Influencer with 2 Million Followers Can’t Sell 36 T-Shirts
By social media influencer standards, Arii is above average. She has over 2 million followers on Instagram and that number’s increasing by the day. Her profile is familiar. She wears clothes by her endorsers and tags them in photos for supposed exposure, all in exchange for livelihood.
Yet, when she tried to sell a range of T-shirts, she failed. In fact, she pleaded with her followers in a now-deleted post for support, explaining how the launch of her own brand had ultimately folded after she was unable to sell more than 36 T-shirts.
“In order for them to order & make my products (even to keep working with them) I have to sell at least 36 pieces,” she wrote.
“I was getting such good feedback that people loved it & were gonna buy it. No one has kept their word.”
The influencer bubble is bursting. This young lady has well over 2 million followers and couldn’t sell 36 shirts. Focus on genuine engagement and not followers cuz they ain’t gonna buy a thing. pic.twitter.com/uOSVxc2k4D
— Flawless and Brown (@kissmyelite) May 27, 2019
Her confession was swiftly captured and put on social media for all to digest, which prompted a discussion about the effectiveness of influencer marketing and if the influencer bubble was meeting its end. It makes sense. Selling 1,000 products – let alone 36 T-shirts – for someone with millions of followers would be easy. The math adds up.
But it didn’t for Arii.
The truth is that her followers aren’t her customers.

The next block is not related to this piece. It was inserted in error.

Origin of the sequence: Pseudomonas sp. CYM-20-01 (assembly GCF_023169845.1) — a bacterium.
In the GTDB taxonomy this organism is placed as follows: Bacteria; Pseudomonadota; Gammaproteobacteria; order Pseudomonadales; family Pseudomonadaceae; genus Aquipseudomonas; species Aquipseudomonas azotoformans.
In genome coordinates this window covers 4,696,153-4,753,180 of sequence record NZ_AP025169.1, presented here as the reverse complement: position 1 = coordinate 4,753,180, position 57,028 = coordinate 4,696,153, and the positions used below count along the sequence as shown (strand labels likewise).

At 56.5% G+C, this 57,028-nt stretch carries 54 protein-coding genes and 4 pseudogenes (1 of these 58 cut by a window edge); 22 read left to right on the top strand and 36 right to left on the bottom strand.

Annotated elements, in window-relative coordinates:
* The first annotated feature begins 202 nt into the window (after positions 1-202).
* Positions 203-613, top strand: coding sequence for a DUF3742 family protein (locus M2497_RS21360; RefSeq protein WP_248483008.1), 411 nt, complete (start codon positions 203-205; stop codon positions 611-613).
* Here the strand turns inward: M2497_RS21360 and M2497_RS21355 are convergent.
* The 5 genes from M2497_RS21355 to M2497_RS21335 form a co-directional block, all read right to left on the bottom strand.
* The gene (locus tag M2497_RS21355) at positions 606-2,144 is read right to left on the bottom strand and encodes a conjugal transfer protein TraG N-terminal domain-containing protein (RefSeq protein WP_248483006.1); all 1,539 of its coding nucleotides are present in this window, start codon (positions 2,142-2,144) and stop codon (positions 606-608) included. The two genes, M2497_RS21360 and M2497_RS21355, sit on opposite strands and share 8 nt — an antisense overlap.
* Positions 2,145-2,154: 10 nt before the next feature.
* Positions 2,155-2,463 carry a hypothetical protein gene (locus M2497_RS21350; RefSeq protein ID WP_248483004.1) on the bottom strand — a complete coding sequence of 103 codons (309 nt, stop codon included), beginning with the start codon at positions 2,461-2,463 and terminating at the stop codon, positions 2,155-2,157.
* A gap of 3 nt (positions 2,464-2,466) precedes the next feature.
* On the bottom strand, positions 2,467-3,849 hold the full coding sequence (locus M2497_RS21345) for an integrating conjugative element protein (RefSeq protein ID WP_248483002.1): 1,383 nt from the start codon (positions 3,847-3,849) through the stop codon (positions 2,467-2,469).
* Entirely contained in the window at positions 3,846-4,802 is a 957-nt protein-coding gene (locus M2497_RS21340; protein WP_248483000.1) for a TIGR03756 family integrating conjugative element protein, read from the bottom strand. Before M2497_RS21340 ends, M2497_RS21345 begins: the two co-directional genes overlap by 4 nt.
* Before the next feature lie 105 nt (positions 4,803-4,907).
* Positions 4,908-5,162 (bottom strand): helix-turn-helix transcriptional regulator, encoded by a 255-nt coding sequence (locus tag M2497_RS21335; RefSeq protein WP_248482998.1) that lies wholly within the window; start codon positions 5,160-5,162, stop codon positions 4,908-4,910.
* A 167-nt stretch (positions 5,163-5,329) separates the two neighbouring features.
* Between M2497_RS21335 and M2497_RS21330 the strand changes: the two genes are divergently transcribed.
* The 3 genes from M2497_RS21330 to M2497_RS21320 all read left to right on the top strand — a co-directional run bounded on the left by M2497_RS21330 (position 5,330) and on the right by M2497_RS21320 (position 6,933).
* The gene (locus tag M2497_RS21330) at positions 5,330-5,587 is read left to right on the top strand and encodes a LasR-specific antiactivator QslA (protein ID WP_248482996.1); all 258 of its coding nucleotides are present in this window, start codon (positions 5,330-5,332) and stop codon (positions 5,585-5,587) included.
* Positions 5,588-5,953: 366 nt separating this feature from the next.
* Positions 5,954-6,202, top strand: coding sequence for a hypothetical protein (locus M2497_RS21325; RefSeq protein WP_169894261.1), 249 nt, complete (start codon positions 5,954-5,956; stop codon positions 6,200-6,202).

Understanding who will actually buy from you and what they will buy is a key business lesson.
— Tamara 🇧🇧 (@baydiangirl) May 27, 2019
Understanding how marketing works is very important when launching a product.
Followers/Traffic/Interaction/Views doesn’t equal sales
Understanding your target, sell what they need at a price they’re willing to pay and a quality worth the $ = Sales.
— 👑 IG: uNdlunkulu_Xoli 👑 (@uNdlunkulu_Xoli) May 27, 2019
skimming her ig, it looks like she just didn’t have a real “brand” other than taking cute photos of herself, there was no videos, no comedy, nothing inspirational. i thin she mistook people liking her aesthetic as “a brand”
— Kelandria (@angeltenders) May 27, 2019
Where did it all go wrong?
Jack Appleby, an advertising veteran, said this shouldn’t have been the case for Arii. Moving products for an individual with strong social presence is not a cause for concern.
“Most creators in the 2 million plus club can move hundreds, if not thousands of units with relative ease. For this brand launch to have failed so severely means gigantic mistakes at every step,” he told Adweek.
While Arii’s blunder presents a strong case to dismiss the relevance of influencers in today’s all-digital age, the bubble will remain, provided that influencers understand that follower count doesn’t necessarily translate to convincing persuasion.
“As consumers, we look to influencers for a different reasons, whether that’s inspiration, education or entertainment, and we’re not always looking at an influencer to be sold to,” said Reesa Lake, partner and EVP of brand partnerships at Digital Brand Architects.
“In her past content, she might not have been used to selling or prompting her audience to go buy her favorite fashion pieces.”
Scrolling through her photos, I noticed that captions are often brief, even in shots where she wore endorsed garments. Shopping instructions, links, and sales announcements were lacking. In essence, her followers were “trained” to be viewers, not shoppers.
Besides, there were only two posts promoting her clothing line, and she wasn’t actually wearing products from them in either of the photos.